Not as much influence as the Texas State Board of Education (leftist). The board insisted that the history text emphasize that slavery was a "side issue" to the Civil War. Still fighting that war.
      In fact, it's unimaginable to me that a liberal view of American history can be taught in many states.

      The DOE doesn't have much power in other words.
      What has much more power is the false narrative that there is a progressive indoctrination taking place.

    10. I certainly agree that there should be balance in reading material. No argument at all.

      However there are problems teaching literature today.
      Primarily the primacy of social and visual media. Also many conservatives would put an English degree in the same category as Art History (i.e. useless).

      I know my nieces are frequent readers and what really got them to dig in to books was the Harry Potter series. Grand niece is absolutely voracious. She won the raffle at her school book fair and was thrilled to pick a free book ( Trumpet of the Swan ).
      They read (as a professor once told me, "a political act") and have let their independent reading contribute to their world view.

      The issue in schools has always been how to get kids to read. How to nurture their interests. To this day I remember a lousy English teacher who really lost me when we read William Carlos Williams' Red Wheelbarrow and he said that Williams "had a nerve calling that a poem".
      I generated a love of minimalism.
      But he screwed up Addison and Steele as well. I developed an interest for works I liked that he either openly disliked or taught disinterestedly.

      There must be room for Homer and James Baldwin.

    11. Would you have invested much in Williams' work if not for his disdain? Sometimes the best thing an authority can do for you is give you something to kick against. ;)
      With that in mind, maybe conservatives should welcome any attempts at progressive indoctrination, since if it were really happening, it would likely have the opposite effect.

    12. Duck,
      See the "Look Inside!" portion of Readicide: How Schools Are Killing Reading and What You Can Do About It -- especially pages 9ff.


      The issue in schools has always been how to get kids to read.

      We have found that a bookworm club has done much to promote independent reading. Participating students -- the majority of those enrolled in the classes I teach -- choose books to read. Almost anything goes! Upon completing a book, the student submits a 3x5 card rating the book 0-10, then gets a star on the chart and a piece of candy from the basket. The goal = to read 2 books a month.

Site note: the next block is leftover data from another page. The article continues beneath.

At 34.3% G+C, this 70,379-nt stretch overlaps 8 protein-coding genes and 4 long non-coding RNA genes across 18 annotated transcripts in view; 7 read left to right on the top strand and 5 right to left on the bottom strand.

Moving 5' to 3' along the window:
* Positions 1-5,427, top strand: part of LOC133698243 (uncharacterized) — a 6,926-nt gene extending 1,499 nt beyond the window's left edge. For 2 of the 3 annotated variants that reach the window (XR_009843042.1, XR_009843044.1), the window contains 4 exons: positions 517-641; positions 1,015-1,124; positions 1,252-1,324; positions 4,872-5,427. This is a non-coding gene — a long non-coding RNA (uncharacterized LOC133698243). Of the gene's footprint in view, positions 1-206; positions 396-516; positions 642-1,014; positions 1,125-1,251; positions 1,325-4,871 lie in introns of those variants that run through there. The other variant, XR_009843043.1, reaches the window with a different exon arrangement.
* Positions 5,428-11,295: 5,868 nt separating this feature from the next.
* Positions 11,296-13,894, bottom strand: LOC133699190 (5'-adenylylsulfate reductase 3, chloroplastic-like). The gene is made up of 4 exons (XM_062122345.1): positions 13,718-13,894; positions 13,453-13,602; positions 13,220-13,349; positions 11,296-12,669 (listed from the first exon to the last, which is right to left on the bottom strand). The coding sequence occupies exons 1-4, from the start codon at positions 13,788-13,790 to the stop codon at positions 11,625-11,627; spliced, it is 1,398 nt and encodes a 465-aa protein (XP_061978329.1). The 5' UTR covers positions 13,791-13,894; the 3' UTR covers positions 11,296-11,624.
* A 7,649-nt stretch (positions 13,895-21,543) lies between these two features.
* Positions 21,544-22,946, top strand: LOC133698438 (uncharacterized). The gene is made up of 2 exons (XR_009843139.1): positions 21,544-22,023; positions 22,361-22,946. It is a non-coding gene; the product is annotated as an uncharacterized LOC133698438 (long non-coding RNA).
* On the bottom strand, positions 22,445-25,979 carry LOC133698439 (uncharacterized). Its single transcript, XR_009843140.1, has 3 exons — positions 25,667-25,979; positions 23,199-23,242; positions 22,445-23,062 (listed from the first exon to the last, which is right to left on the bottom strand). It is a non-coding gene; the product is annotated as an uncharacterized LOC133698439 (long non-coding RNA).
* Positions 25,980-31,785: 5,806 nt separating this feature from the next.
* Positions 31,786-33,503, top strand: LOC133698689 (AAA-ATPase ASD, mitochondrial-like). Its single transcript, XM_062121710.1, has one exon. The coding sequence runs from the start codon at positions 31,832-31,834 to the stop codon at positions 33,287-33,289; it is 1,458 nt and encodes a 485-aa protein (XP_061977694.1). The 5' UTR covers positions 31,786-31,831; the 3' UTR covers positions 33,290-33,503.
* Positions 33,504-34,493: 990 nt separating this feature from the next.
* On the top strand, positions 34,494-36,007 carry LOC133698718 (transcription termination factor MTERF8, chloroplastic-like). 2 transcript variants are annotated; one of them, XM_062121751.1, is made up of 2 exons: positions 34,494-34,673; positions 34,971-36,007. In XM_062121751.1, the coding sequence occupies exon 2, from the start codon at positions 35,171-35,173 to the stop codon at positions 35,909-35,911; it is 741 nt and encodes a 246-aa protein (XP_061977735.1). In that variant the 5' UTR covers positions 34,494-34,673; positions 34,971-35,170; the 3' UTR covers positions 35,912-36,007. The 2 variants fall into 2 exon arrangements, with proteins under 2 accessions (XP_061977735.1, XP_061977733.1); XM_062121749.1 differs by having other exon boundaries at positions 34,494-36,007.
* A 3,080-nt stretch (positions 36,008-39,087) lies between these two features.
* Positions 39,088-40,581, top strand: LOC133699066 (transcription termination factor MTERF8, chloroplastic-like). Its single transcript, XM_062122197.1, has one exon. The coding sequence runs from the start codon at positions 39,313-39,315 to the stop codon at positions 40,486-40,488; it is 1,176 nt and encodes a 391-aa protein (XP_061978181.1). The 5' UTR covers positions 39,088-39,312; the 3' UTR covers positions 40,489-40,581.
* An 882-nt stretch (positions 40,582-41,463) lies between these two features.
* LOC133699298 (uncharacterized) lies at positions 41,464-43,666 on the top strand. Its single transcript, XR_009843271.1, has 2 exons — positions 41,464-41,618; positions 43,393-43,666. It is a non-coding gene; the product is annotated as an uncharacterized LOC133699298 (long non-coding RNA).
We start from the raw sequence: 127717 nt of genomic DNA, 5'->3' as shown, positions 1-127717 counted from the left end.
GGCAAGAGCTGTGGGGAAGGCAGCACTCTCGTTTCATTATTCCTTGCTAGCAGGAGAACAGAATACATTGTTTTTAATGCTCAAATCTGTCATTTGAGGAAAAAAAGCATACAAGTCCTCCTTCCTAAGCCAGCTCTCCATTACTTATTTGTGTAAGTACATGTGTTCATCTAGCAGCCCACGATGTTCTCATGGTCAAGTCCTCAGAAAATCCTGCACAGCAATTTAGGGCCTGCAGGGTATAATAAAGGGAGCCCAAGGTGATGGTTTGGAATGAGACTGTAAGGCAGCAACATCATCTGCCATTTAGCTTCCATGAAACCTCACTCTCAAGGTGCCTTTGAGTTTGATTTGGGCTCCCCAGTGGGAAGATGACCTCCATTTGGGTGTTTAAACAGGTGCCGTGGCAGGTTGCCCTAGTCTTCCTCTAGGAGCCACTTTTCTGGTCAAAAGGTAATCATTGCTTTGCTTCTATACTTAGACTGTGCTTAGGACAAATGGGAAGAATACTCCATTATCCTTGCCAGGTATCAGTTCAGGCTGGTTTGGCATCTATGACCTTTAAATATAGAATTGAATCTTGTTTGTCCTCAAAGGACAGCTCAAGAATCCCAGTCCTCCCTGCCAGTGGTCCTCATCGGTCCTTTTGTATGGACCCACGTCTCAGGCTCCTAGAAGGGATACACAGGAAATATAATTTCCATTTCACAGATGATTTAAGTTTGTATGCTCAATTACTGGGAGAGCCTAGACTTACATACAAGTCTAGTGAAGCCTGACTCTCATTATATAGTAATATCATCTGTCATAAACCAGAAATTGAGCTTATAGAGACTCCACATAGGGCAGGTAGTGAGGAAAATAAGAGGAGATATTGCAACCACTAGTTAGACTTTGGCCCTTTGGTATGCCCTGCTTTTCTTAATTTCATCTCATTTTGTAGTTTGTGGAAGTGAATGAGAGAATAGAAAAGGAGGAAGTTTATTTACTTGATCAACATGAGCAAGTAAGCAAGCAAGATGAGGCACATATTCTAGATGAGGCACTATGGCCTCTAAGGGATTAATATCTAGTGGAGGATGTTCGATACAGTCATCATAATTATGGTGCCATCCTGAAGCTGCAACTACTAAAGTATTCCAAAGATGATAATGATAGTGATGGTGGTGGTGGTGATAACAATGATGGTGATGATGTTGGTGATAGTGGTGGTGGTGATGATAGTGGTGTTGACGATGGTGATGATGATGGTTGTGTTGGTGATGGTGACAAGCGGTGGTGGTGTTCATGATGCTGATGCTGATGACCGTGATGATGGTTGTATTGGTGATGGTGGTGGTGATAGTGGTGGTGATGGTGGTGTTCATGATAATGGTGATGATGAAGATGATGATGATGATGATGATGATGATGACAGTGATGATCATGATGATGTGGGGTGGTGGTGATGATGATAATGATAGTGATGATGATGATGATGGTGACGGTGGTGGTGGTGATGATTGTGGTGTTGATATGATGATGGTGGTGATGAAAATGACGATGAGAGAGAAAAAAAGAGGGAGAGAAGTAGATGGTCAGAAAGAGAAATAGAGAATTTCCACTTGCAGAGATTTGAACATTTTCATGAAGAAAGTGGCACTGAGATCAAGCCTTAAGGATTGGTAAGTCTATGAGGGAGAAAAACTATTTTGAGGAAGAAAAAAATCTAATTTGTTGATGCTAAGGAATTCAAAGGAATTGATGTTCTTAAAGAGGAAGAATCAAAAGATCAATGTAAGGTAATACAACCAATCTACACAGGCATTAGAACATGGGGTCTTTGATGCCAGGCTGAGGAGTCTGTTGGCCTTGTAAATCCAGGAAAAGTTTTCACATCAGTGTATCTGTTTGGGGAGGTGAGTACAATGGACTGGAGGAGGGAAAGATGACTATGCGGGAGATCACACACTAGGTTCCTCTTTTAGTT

A master list is kept in Google Docs.

      The teacher and the parents participate, too.

      But here is the key to the club's success: once a student has read the book, the student tells the class about the book. I reserve the first 5-10 minutes of each class period for these reports. Ungraded reports, of course. The point is to read, not to be graded.

      At the end of the school term, those students who have read at least 2 books a month receive an Amazon Gift Card. The student in each class who has read the most books (Last year, one student read nearly 100 books, October through April!), receives a bonus: a $100 Amazon Gift Card.

      This bookworm club is an excellent way to make use of class-registration funds, IMO.

    13. Duck,
      Is your grand niece in a private school?

    14. She is now in public school in Texas (2nd grade).
      She was initially in a private school in the area but it was just not up to the quality of her school in Virginia.

    15. Jez, you make a good point. I certainly did push back against a couple of English teachers.

      Myself, I think this "indoctrination" idea is over played though.

    16. I was a true Montessori in Virginia and she absolutely thrived in preschool. Worth every cent.

      She was very unhappy in the Texas school which claimed to be Montessori but really didn't cut it. When she found out there was no music program she told the teacher, "and you call this Montessori".
      She transferred to public schools when eldest niece couldn't find a quality private school nearby.